A couple years ago on Christmas morning after all the gifts had been opened, I took a run in my then hometown of Berkeley. I passed a really unattractive piece of lawn art: a faux-stone Brontosaurus sitting among unruly jade plants in front of an otherwise unadorned Craftsman house. I kept running, trying to imagine who would find something like that pretty enough to purchase and put out in front of his house. As I continued on, I watched someone pull a coat out of a garbage can and put it on. Then I saw a grey-haired man sitting on a curb, his head in his hand, smoking a cigarette. I ran past them and back home to the smell of baking bread and my kids playing with all their new toys.
The combination of wondering about who would find that Brontosaurus beautiful and seeing those lonely and lost men on Christmas marked the beginning of my book. I began dreaming up narratives of isolation and dislocation, character sketches of people who were slightly off, who didn't fit in. And what if each of them had the gift of seeing or creating beauty in surprising places? I gave all the stories the same setting and time, so the characters had the potential to interact and bump into each other. Ultimately, it was their appreciation for the beautiful that began to pull some of them together and allowed for some kind of redemption.
I wrote each story in third person (or what George Saunders calls the third-person ventriloquist, because each story assumes the tone and some of the inner thoughts of the main character). They're all written intentionally at a slight distance, with a quieter voice than I might otherwise use. That distance, I hope, contributed to a sense of isolation among the characters. It also made room for my songs, which are more emotional, expressive, and are sung in the first person. I wrote them loosely from the perspective of the main character in each story.
So there you have it. A book. An album. Maybe even a DVD. Though I can write the stories and songs without you, I'll have a real hard time recording and bringing the words and music into the world without you. So please consider contributing what you can. But if you can't contribute financially, know that I mean what I say up top—your emotional support is just as important as dinero. And telling people about my music and writing is the most important contribution you can make.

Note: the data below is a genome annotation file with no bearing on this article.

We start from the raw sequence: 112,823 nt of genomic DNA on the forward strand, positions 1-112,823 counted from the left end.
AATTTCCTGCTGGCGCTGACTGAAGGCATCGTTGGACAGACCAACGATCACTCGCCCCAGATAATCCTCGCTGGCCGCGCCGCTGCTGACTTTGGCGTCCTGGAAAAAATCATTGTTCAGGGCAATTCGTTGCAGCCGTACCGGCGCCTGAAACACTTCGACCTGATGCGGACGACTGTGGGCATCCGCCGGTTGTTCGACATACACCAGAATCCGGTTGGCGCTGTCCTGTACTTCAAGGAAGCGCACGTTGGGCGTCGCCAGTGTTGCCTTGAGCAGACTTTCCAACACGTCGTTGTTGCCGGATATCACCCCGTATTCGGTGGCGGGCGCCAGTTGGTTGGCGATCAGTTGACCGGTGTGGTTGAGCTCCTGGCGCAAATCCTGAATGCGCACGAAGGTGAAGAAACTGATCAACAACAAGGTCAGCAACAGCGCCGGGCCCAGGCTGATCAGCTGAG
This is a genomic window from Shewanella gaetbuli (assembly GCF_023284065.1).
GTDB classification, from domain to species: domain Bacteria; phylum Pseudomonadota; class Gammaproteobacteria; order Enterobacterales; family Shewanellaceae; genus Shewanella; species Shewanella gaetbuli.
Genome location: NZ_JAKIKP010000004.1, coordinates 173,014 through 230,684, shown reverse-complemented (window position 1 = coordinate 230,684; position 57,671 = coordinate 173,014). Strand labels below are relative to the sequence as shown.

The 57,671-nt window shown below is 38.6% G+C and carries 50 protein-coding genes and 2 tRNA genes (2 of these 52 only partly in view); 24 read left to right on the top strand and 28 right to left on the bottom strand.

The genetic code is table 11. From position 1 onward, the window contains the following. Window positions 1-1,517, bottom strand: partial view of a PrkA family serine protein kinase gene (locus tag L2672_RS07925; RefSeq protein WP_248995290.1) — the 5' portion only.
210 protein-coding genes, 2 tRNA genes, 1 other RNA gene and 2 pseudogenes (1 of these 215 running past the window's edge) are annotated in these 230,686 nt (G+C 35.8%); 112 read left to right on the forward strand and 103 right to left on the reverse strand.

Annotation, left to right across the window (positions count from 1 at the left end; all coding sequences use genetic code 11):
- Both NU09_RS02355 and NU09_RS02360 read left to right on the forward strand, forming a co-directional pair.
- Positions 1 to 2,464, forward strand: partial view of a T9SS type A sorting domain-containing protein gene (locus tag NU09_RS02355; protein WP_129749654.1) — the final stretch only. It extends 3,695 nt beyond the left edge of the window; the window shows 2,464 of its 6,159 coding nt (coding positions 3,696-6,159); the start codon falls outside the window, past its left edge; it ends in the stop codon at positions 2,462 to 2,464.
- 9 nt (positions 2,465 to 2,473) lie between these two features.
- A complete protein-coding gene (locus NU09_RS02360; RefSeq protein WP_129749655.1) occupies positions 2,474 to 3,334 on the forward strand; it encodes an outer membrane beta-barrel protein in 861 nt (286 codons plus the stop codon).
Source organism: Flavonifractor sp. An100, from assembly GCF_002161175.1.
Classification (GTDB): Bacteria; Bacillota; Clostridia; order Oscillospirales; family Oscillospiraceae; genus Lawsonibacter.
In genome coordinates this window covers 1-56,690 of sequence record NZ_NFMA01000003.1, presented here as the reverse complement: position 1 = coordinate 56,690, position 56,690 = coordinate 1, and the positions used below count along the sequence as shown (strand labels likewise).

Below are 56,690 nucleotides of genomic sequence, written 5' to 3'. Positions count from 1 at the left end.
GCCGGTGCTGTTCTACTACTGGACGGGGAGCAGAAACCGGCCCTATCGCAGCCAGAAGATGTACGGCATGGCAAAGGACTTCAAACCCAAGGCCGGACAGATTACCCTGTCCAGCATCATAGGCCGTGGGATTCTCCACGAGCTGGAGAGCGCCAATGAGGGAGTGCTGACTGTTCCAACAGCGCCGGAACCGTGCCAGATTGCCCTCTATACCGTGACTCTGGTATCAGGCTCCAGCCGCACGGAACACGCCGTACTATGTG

Thanks for reading. Thanks for the love.
Risks and challenges
Most of the risks and challenges are creative. Can I write the stories and the songs and make them work together? This hurdle is more or less behind me; I am nearly done with the book and the songs are finished. Of course, there's still the question of whether it all works. But I have faith that it does and will.
So then the challenges are primarily logistical. Can I coordinate getting all my musicians out to Santa Fe and fit the recording into my already busy schedule of touring and fathering? I believe we've found a window that will work. We'll start on Easter (seems appropriate) and work all through the following week. Then I'll continue to refine the recordings after most of the band goes home.
I'd like to send the book and music to various publishers. That step may delay things because I'll need to wait to hear from them, and they may have a release schedule that I need to fit into. But again, this is just a logistical challenge and not a creative one. Given that I don't have a hard and fast deadline at this point, I'm not too concerned about the timing.
If you can think of other challenges that I'm not considering, please let me know. But if I were backing instead of creating this book and album, I'd feel pretty darn optimistic that this project was going to happen.
With that in mind, if you're ready to chip in, check out the lovely selection of thank-you gifts on the right. And thanks!Learn about accountability on Kickstarter
- (30 days)